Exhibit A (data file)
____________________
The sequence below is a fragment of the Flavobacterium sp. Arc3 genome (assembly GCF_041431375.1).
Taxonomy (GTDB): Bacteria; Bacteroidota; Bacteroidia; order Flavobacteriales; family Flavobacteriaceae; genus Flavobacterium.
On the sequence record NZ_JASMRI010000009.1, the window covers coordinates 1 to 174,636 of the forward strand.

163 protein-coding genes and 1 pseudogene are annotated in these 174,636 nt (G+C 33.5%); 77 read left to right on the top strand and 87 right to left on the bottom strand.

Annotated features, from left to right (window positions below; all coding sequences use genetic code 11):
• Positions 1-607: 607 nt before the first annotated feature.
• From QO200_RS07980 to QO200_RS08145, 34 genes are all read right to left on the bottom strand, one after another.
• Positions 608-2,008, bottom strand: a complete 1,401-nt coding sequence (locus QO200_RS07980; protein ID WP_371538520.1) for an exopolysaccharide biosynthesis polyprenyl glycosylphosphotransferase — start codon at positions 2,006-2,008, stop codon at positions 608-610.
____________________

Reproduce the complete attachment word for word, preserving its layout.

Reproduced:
The sequence below is a fragment of the Flavobacterium sp. Arc3 genome (assembly GCF_041431375.1).
Taxonomy (GTDB): Bacteria; Bacteroidota; Bacteroidia; order Flavobacteriales; family Flavobacteriaceae; genus Flavobacterium.
On the sequence record NZ_JASMRI010000009.1, the window covers coordinates 1 to 174,636 of the forward strand.

163 protein-coding genes and 1 pseudogene are annotated in these 174,636 nt (G+C 33.5%); 77 read left to right on the top strand and 87 right to left on the bottom strand.

Annotated features, from left to right (window positions below; all coding sequences use genetic code 11):
• Positions 1-607: 607 nt before the first annotated feature.
• From QO200_RS07980 to QO200_RS08145, 34 genes are all read right to left on the bottom strand, one after another.
• Positions 608-2,008, bottom strand: a complete 1,401-nt coding sequence (locus QO200_RS07980; protein ID WP_371538520.1) for an exopolysaccharide biosynthesis polyprenyl glycosylphosphotransferase — start codon at positions 2,006-2,008, stop codon at positions 608-610.